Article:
Hedge Fund Winners at Eurekahedge 2019
Eurekahedge displays candidate nominee proxy index files, not the actual data of the winning funds. The data in the PDF have three different date ranges.
Performance by Date Range
Date Range 1: December 2017 - March 2019
The graph shows the returns for the proxy nominee indexes (the winners exceeded these returns). Some of these proxy indexes exhibit low volatility, shown on these pages in the PDF file: 16, 18, 20, 21, 23, 26, 27, 33, 36, 38, 39, 42, 46, 56, 60, 64, and 76.
Date Range 2: March 2014 - December 2018
Date Range 3: March 2014 - March 2019
Finally, another date range begins from March 2014 and ends March 2019, for 5 of the winners.
Most of these 5 year proxy nominee indexes exhibit low volatility, shown on these pages in the PDF file: 29, 30, 32, 50, 51, 52, and 80.
Comments About Hedge Funds
The figure above shows visual proof that it is possible for some managed funds to have no losses during some short time period. For this particular case, the gains range from 7 percent to 35 percent. Historically, consistency from year to year is very unusual.
Hedge funds employ various strategies to optimize return or to minimize risk, known as hedging. They might short-sell, trade derivatives, futures, options, or other instruments. Hedge funds typically seek returns at some defined target level, regardless of what the market might be doing.
A quick approximate comparison: a mutual fund will tend to look like the market averages, and a hedge fund will tend to look different from the market averages (if their strategy is going well). For example, when the market indexes decline, the mutual funds usually decline. Special funds, such as AIEQ, might decline a little, or might decline up to the same percentage as the indexes. Hedge funds might rise (if their strategy is going well).
Investopedia discusses hedge funds (with a slightly negative emphasis). The left sidebar has a variety of useful hedge fund topics, such as these three categories:
- Hedge Funds vs. Private Equity Funds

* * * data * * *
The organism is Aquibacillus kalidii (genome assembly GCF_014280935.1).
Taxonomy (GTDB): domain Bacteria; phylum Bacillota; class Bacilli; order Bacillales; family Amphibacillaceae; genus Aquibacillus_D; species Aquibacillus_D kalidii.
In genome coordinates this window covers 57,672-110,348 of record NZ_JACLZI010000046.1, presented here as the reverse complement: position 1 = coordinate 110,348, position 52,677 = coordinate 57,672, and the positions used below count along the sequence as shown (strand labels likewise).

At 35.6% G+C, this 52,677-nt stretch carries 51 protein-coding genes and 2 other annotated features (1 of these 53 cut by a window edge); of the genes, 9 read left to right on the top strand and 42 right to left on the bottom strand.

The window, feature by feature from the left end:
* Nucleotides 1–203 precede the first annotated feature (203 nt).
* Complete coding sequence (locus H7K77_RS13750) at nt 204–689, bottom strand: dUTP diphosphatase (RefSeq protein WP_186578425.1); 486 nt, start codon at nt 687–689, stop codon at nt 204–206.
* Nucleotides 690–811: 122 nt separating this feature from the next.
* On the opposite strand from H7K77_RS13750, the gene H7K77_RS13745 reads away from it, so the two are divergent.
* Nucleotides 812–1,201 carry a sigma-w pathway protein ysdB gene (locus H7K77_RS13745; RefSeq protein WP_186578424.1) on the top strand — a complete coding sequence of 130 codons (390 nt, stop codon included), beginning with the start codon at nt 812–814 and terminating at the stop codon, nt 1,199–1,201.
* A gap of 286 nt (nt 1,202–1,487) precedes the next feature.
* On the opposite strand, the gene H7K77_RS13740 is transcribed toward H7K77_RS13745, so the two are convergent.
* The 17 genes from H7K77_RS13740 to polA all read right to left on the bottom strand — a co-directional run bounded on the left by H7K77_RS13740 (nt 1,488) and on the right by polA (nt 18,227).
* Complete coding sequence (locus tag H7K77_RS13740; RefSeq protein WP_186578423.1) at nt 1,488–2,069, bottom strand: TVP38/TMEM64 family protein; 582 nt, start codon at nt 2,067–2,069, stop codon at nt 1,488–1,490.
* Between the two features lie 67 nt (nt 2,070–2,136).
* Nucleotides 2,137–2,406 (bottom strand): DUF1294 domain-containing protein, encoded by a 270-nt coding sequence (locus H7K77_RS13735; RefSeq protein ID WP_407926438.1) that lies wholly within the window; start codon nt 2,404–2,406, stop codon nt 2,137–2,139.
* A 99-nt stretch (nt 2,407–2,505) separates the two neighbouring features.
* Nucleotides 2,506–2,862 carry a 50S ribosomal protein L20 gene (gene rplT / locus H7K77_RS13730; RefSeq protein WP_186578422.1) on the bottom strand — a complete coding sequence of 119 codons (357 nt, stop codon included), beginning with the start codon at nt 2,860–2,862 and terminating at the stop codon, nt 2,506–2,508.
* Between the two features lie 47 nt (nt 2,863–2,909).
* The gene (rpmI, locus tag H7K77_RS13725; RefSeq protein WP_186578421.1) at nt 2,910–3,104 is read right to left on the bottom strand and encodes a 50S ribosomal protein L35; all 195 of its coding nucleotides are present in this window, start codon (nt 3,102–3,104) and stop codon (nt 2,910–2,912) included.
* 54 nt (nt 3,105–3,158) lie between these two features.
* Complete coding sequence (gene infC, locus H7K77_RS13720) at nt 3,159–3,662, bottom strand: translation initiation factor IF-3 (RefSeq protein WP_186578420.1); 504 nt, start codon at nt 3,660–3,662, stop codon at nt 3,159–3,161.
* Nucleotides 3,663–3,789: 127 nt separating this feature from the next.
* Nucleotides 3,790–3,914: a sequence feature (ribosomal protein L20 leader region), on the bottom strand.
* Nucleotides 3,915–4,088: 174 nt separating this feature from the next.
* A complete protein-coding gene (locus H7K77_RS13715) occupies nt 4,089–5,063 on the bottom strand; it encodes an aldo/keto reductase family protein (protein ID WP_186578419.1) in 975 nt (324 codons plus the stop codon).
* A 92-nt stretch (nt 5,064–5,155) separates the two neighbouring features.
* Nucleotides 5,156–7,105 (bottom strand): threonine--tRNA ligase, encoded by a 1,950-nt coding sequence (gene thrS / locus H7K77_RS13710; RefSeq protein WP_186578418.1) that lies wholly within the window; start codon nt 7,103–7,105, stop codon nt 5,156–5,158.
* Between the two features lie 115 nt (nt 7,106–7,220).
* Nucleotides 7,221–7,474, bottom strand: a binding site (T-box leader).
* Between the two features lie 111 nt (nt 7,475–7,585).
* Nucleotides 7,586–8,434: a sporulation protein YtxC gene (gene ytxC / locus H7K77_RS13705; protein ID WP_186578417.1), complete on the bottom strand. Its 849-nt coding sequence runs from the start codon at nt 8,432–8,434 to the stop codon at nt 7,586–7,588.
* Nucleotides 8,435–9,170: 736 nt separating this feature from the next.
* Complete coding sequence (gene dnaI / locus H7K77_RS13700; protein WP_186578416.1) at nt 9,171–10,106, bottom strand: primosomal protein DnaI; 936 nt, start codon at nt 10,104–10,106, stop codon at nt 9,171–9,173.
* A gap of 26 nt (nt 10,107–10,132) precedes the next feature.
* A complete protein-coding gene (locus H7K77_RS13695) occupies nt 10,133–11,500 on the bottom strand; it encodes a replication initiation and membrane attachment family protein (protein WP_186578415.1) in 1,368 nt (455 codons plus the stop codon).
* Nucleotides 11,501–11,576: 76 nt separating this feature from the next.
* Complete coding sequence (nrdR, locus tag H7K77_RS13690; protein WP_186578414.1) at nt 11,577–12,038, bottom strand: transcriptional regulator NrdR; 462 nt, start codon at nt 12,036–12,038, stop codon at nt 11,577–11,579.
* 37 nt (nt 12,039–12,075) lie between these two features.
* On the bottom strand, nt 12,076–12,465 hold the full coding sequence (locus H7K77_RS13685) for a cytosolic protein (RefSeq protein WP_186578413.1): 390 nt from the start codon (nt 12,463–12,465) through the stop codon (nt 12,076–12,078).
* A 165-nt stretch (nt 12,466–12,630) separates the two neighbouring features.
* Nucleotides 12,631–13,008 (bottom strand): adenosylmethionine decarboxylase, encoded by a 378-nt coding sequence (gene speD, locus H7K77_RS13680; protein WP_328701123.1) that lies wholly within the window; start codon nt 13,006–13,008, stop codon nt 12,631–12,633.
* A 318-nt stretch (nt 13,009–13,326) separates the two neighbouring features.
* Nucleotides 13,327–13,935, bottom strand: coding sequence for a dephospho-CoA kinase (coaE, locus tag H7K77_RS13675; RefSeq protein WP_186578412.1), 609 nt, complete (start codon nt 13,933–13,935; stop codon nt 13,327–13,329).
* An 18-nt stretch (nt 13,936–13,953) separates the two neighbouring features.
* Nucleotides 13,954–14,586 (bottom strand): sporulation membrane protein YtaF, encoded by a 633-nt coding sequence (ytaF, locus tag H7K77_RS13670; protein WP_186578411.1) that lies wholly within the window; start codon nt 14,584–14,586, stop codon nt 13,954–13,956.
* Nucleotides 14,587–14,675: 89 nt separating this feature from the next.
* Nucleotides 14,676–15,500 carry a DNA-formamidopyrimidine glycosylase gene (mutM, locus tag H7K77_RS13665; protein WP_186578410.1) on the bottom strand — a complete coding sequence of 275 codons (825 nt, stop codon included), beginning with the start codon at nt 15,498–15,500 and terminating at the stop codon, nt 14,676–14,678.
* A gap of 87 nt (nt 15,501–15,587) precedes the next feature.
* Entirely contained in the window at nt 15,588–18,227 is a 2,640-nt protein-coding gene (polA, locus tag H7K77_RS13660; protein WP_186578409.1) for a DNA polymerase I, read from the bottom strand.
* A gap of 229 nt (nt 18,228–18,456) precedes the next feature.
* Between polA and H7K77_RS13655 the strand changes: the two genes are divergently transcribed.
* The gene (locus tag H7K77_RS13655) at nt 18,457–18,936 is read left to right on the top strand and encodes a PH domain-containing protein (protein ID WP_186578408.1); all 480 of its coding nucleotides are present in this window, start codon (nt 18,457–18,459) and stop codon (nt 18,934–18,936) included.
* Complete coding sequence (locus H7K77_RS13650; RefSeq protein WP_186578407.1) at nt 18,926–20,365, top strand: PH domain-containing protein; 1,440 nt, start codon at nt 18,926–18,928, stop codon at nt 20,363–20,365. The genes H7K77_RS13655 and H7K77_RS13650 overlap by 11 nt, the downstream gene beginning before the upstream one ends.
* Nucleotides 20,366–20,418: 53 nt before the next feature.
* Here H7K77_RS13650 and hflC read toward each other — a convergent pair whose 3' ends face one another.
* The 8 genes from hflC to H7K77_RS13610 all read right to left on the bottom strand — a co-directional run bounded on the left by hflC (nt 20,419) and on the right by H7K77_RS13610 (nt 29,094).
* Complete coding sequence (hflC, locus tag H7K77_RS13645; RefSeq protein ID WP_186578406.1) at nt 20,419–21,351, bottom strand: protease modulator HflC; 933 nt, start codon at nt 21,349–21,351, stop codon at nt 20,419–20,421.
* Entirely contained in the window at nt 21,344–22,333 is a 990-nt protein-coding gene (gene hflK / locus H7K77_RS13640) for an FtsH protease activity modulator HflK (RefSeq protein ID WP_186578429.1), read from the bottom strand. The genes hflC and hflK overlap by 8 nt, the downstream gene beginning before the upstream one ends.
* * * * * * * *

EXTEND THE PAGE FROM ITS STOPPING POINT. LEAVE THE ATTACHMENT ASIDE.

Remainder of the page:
- Hedge Funds vs. Mutual Funds
- Hedge Funds Performance in the Market
Hedge fund performance in the market is a tricky subject. A large percentage of privately managed funds do not publicly report their true earnings. For example, all the indexes representing the Eurekahedge fund winners are proxy indexes, composed of other “similar” sources. For example, Forbes lists 20 highest earning hedge funds and their 2017 earnings. The data shown in the Forbes table are not sufficient to make a direct comparison, in percent, for the funds in the list, in the manner shown in the graph for the Eurekahedge Nominee Indexes.
Some funds might issue phrases like “Excellent Risk-Adjusted Returns” or “Uncorrelated With the S&P 500.” These phrases are not meaningful unless one can also see the objectives and philosophy of the fund managers, plus actual returns data, plus the effects of the fees.
Performance information for hedge funds can be found by starting with Google, using the phrase “performance data for hedge funds.” Some information is free. Some organizations essentially rent their database of information, like a subscription. It is helpful to see returns data over a period of years, such as 5 years, 10 years, etc., because the returns are usually different from year to year.
Hedge funds typically have high minimum balances. Most hedge fund investors are high net worth individuals or investment companies or businesses.